Sally Salisbury

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Sally Salisbury
Engraving of Sally Salisbury from the Authentic Memoirs of the Life, Intrigues and Adventures of the Celebrated Sally Salisbury (1723)
Born Sarah Pridden
London, England
Died 1724 (aged 33–34)
Newgate Prison, England
Occupation Prostitute

Sally Salisbury (c.1692 – 1724), real name Sarah Pridden and also known as Sarah Priddon, was a celebrated prostitute in early 18th-century London. She was the lover of many notable members of society, and socialised with many others.

In 1722 she stabbed and wounded a client. As a result, she was sentenced to one year's imprisonment. She was sent to Newgate Prison to serve her sentence but died in prison after only nine months.


She was born around 1690–1692 and given the name Sarah Pridden. Her father was a bricklayer. At the age of nine she was apprenticed to a seamstress in Aldgate. After losing a valuable piece of lace she ran away and took to life on the streets of the slum district of St Giles. Here she turned to various forms of street trading. She became well known in London as "the beautiful little wench who sells pamphlets to the schoolboys and Pope's Head Alley in the City of London", but her pamphlet sales were merely a sideline to her more lucrative trade, charging the boys half a crown for an hour of her time.[1] The notorious roué Colonel Francis Charteris made her his mistress, but abandoned her when she was 14, after which she was taken in by the bawd, Mother Wisebourne, whose house in Covent Garden was among the most exclusive and expensive brothels of the time. She adopted the name Salisbury from one of her lovers. After Wisebourne's death she moved on to the house of Mother Needham in Park Place.

Celebrity prostitute[edit]

She was celebrated for her beauty and wit and attracted many aristocratic customers. The Secretary of State, Viscount Bolingbroke was a great admirer, willing to pay "the highest price for the greatest pleasure" and she boasted that she had "at least half a score" of lords as clients.[2] The Duke of Richmond, the poet and diplomat Matthew Prior, and Nell Gwyn's son, the Duke of St Albans all patronised her, and even the future George II was rumoured to have been amongst her lovers.[3]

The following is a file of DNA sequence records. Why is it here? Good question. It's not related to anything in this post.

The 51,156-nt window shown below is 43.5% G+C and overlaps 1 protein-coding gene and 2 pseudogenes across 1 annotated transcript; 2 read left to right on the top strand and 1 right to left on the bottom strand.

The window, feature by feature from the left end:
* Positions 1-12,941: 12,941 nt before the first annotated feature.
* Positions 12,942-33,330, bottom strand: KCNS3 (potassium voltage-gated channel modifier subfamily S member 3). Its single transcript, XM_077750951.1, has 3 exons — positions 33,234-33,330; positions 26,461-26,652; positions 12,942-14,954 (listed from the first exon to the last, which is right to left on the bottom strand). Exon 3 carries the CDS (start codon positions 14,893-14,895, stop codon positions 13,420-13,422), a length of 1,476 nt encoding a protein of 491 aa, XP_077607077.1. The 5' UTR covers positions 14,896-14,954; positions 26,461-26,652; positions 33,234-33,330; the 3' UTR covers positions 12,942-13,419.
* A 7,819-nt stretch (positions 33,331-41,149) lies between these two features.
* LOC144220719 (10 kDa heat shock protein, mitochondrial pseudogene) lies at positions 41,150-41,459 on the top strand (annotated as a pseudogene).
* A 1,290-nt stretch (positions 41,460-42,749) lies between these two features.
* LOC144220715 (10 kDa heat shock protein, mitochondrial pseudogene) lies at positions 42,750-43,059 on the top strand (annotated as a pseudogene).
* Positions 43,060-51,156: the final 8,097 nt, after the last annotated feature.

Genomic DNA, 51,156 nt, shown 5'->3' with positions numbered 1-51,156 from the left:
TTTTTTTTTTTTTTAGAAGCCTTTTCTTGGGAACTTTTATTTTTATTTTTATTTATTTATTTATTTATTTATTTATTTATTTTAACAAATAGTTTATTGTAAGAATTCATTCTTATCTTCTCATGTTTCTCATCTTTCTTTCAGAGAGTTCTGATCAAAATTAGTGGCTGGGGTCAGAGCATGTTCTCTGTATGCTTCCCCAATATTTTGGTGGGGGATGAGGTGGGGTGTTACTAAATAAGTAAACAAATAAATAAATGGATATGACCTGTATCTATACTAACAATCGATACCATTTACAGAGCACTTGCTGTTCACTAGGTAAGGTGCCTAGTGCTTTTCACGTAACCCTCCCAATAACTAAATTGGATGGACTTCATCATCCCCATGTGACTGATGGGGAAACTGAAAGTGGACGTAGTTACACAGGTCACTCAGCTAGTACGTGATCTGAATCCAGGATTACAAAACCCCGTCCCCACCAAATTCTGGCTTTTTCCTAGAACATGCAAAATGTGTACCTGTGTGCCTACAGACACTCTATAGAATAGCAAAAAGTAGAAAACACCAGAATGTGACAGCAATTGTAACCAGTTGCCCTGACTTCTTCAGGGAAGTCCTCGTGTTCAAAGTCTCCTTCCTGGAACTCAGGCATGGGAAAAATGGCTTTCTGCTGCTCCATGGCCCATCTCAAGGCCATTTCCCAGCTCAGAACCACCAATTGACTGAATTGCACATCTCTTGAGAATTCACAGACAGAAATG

She spent time in Marshalsea and Bridewell prisons for minor offences and debt. After a riot at Wisebourne's house in 1713 she was sent to Newgate Prison but was released by Judge Blagney who had become infatuated with her.


18th century illustration of Salisbury stabbing Finch.

The stabbing took place as the result of an argument over some opera tickets that a customer, John Finch, the son of the Countess of Winchelsea and brother to Lord Finch, had given to Sally's sister instead of Sally. During the argument in the Three Tuns Tavern in Chandos Street, Covent Garden, Finch and Salisbury both became angry and Salisbury snatched up the knife she had been given with her meal and stabbed Finch in the chest. She was apparently immediately remorseful and called for a surgeon to attend Finch. Finch was gravely ill for some time, but forgave Salisbury on the spot. When he later recovered, he wished to visit her in prison to reiterate his forgiveness.

The incident was the talk of the town, as Salisbury was a celebrity in London and her every move reported. Lady Mary Wortley Montagu wrote to the Countess of Mar in Paris of the gossip a few days after the event:[4]